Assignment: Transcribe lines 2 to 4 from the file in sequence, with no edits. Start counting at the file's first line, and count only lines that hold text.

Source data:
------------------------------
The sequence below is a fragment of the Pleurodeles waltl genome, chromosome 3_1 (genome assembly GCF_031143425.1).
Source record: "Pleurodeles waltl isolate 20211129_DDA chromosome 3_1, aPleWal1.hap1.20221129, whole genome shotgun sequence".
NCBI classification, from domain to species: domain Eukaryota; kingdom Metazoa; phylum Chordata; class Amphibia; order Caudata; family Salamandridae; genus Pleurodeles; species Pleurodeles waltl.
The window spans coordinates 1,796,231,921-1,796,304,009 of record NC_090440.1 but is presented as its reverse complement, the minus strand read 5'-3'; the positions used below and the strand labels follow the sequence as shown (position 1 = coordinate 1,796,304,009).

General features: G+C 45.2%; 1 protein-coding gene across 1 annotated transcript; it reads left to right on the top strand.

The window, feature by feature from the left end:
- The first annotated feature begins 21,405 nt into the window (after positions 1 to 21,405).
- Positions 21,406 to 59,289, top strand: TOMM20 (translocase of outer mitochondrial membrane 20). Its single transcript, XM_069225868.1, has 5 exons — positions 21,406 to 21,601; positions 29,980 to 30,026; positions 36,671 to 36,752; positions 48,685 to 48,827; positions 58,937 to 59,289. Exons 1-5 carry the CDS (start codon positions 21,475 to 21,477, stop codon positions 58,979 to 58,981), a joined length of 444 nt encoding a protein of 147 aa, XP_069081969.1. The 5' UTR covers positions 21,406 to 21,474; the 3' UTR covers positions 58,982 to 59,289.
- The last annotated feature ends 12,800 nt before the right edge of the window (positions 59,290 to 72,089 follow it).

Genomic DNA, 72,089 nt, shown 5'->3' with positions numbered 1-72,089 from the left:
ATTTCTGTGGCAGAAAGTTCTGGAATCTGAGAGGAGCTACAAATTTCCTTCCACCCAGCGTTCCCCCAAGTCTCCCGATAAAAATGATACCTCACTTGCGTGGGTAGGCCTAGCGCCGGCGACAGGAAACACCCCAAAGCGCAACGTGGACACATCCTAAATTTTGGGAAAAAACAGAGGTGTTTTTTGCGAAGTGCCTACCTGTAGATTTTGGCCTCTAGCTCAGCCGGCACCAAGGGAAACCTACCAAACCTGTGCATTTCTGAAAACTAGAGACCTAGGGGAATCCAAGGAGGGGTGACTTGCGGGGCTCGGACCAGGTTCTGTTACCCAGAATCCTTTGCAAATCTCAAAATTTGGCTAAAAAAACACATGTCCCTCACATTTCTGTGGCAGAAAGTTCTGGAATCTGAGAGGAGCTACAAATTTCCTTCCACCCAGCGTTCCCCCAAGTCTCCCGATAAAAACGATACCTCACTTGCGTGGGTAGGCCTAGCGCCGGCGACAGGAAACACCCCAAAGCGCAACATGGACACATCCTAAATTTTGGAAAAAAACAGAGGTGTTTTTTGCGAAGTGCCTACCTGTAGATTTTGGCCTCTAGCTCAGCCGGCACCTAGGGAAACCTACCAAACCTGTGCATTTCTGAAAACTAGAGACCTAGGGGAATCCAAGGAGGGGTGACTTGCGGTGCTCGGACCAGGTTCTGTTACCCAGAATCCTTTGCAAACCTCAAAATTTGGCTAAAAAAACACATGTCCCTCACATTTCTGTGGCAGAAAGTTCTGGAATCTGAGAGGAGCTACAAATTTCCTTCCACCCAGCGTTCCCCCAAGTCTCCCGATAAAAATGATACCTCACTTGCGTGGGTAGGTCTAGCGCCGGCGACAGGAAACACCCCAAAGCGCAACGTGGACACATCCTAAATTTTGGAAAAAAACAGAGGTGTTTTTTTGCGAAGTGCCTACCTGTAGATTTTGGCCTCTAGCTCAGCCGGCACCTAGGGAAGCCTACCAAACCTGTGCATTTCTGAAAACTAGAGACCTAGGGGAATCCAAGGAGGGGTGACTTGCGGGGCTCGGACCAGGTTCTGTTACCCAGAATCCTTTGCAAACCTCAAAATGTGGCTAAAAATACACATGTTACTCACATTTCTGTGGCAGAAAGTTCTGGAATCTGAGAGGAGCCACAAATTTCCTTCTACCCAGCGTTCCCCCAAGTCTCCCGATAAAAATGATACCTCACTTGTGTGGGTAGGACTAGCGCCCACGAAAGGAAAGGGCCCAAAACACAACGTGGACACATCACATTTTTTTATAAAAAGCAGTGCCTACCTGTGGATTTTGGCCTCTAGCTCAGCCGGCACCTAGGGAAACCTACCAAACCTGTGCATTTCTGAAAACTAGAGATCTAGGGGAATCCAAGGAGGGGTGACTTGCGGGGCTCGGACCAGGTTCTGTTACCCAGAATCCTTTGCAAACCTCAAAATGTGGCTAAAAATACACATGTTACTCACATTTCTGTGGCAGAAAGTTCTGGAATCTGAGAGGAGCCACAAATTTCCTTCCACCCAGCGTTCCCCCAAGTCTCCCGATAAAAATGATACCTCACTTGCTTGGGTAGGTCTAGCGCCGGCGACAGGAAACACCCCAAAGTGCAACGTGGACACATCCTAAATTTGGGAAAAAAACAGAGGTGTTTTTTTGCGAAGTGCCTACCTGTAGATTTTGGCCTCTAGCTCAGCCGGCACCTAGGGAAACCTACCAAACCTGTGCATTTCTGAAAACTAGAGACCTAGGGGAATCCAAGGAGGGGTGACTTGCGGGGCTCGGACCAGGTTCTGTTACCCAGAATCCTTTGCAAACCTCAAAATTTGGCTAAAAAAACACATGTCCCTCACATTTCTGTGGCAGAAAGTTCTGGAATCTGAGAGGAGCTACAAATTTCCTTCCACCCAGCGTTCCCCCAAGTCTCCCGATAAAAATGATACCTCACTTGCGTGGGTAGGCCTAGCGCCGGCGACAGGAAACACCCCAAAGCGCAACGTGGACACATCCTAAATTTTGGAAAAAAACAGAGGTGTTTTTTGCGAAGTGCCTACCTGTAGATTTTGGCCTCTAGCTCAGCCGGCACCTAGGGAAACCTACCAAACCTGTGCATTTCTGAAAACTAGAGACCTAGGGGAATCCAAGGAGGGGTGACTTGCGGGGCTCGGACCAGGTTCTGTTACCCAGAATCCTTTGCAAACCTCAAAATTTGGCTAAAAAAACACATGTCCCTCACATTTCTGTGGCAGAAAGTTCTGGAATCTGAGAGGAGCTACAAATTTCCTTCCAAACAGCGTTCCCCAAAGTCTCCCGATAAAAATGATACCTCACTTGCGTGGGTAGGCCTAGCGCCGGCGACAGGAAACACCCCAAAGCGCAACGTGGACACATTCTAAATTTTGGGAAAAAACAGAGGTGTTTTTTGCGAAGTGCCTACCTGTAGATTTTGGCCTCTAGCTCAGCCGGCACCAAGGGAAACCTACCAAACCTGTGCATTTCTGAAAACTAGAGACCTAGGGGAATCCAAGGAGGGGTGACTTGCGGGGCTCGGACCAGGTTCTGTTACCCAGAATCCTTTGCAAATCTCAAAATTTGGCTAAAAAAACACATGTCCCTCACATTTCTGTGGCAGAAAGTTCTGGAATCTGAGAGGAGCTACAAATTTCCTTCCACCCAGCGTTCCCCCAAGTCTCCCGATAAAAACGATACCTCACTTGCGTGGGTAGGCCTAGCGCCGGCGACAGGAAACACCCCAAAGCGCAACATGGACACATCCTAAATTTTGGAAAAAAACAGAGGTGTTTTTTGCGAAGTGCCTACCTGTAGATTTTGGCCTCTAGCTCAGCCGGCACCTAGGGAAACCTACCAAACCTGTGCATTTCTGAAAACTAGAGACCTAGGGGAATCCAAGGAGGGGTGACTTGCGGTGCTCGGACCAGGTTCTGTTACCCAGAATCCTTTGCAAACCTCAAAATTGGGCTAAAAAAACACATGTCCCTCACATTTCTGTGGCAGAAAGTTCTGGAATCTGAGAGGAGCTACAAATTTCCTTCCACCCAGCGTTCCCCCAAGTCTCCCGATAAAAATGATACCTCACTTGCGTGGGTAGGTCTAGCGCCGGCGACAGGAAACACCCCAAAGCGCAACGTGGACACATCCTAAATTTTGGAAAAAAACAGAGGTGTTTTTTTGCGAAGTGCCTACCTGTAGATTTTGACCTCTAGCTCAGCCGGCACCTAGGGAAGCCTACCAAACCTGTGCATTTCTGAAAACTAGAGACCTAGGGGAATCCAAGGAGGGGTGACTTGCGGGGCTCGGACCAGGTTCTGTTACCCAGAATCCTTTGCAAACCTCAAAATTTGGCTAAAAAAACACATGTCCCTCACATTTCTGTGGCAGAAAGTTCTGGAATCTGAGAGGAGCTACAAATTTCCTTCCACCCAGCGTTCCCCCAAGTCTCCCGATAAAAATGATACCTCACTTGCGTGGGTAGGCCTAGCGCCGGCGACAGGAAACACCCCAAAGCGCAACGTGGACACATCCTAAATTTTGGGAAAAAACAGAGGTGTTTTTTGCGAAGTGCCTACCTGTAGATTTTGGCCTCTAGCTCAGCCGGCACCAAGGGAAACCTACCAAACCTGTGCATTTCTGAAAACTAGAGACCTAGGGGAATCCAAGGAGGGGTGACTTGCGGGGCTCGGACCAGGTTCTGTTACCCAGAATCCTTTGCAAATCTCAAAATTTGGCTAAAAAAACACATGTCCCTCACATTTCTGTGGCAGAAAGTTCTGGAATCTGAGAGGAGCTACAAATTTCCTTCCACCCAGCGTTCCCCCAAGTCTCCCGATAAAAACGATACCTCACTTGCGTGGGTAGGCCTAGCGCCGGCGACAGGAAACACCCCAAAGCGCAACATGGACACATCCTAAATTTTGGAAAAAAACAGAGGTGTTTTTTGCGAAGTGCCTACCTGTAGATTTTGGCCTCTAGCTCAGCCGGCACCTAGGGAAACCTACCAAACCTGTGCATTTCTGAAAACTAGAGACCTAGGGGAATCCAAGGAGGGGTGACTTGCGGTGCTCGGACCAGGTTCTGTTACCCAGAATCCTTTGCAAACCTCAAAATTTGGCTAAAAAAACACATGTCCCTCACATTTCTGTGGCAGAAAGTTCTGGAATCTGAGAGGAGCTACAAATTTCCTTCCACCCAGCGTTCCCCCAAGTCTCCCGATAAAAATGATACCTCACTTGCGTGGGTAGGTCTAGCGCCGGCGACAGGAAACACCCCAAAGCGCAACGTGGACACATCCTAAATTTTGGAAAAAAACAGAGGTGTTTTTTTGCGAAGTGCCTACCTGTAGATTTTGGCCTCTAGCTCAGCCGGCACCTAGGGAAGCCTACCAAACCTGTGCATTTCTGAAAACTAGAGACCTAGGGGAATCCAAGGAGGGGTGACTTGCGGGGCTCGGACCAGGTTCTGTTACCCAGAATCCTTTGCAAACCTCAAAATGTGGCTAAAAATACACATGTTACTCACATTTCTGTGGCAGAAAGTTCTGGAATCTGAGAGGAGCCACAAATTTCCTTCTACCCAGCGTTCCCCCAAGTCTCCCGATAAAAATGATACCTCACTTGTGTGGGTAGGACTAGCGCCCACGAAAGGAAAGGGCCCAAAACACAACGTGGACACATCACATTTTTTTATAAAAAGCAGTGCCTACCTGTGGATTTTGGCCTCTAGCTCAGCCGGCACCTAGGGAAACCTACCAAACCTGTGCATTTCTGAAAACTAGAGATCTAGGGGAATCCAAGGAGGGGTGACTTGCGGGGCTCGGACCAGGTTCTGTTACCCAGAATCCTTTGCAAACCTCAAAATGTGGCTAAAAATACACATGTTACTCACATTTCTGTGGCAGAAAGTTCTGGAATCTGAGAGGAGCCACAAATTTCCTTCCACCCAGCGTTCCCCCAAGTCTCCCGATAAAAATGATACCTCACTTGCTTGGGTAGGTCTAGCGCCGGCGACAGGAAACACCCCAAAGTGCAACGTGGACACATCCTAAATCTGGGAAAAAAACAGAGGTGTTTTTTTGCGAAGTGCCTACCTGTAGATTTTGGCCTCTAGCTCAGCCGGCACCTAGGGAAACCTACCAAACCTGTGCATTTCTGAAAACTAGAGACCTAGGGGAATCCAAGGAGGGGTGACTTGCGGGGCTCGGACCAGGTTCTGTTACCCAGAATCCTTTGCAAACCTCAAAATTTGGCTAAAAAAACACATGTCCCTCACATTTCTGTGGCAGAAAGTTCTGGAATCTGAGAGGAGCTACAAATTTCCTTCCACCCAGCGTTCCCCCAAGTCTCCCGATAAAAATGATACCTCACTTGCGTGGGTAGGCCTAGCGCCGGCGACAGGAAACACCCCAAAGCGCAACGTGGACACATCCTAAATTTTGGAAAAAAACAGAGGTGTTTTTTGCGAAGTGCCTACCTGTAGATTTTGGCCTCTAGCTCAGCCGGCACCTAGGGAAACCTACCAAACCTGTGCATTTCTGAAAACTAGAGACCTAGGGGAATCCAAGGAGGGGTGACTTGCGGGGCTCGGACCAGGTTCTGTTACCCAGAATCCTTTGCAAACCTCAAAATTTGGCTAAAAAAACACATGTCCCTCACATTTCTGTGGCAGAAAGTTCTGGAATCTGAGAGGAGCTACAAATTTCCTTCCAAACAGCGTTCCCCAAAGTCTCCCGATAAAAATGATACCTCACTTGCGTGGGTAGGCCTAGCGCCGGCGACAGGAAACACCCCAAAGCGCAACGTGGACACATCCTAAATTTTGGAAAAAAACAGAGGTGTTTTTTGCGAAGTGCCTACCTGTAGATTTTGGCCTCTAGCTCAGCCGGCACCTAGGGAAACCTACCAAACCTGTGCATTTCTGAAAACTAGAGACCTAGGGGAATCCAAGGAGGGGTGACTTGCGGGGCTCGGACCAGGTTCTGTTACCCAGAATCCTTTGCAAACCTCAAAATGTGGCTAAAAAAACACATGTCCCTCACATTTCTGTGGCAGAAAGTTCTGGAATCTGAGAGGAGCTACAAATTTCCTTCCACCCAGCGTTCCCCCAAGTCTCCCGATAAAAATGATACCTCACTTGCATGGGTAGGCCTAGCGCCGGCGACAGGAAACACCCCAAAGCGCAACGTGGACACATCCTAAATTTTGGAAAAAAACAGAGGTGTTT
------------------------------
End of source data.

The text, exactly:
Source record: "Pleurodeles waltl isolate 20211129_DDA chromosome 3_1, aPleWal1.hap1.20221129, whole genome shotgun sequence".
NCBI classification, from domain to species: domain Eukaryota; kingdom Metazoa; phylum Chordata; class Amphibia; order Caudata; family Salamandridae; genus Pleurodeles; species Pleurodeles waltl.
The window spans coordinates 1,796,231,921-1,796,304,009 of record NC_090440.1 but is presented as its reverse complement, the minus strand read 5'-3'; the positions used below and the strand labels follow the sequence as shown (position 1 = coordinate 1,796,304,009).